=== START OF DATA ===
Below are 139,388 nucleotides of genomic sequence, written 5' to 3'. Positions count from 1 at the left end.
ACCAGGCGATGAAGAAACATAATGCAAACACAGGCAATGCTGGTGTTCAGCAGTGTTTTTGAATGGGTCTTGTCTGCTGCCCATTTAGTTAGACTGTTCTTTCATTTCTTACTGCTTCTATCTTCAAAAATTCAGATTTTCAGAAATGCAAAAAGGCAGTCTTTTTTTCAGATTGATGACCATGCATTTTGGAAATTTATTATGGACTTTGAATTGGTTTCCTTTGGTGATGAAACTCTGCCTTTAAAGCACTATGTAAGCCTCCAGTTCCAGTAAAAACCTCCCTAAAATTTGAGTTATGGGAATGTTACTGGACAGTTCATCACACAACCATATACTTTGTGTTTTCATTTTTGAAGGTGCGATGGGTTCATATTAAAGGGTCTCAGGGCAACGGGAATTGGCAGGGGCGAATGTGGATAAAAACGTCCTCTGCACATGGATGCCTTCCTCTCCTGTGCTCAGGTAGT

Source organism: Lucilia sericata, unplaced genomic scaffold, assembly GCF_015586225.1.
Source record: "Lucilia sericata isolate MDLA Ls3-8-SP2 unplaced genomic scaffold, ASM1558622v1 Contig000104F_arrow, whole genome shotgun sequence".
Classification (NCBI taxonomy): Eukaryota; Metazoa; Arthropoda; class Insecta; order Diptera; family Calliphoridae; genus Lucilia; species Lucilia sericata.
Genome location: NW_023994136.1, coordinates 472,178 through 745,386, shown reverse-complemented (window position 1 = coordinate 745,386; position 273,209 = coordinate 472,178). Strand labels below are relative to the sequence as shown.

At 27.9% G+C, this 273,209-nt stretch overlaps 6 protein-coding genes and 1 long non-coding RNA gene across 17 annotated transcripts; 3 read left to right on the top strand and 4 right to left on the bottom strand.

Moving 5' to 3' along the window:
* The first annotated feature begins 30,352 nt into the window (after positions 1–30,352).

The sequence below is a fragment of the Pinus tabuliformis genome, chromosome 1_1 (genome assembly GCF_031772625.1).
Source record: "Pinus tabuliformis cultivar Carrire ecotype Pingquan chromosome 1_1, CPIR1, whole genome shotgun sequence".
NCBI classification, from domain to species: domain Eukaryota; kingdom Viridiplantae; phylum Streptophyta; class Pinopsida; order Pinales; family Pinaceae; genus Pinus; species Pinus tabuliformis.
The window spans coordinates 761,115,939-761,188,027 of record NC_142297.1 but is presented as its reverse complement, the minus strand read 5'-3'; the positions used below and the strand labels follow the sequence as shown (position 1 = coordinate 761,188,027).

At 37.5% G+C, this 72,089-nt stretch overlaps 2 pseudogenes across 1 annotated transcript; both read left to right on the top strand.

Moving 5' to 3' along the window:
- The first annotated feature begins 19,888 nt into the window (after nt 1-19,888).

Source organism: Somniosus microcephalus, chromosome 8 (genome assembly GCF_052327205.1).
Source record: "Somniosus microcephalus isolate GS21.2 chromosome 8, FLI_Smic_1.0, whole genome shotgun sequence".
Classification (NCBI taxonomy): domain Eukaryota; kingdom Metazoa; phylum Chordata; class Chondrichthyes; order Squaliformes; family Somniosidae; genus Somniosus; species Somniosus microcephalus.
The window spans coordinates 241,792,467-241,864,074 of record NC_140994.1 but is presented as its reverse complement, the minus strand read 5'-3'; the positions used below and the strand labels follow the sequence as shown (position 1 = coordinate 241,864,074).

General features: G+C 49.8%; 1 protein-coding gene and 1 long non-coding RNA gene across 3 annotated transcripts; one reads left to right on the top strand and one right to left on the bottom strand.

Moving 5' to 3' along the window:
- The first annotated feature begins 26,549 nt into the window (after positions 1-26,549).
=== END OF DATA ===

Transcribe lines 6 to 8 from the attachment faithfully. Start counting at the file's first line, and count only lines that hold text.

Genome location: NW_023994136.1, coordinates 472,178 through 745,386, shown reverse-complemented (window position 1 = coordinate 745,386; position 273,209 = coordinate 472,178). Strand labels below are relative to the sequence as shown.

At 27.9% G+C, this 273,209-nt stretch overlaps 6 protein-coding genes and 1 long non-coding RNA gene across 17 annotated transcripts; 3 read left to right on the top strand and 4 right to left on the bottom strand.

Moving 5' to 3' along the window: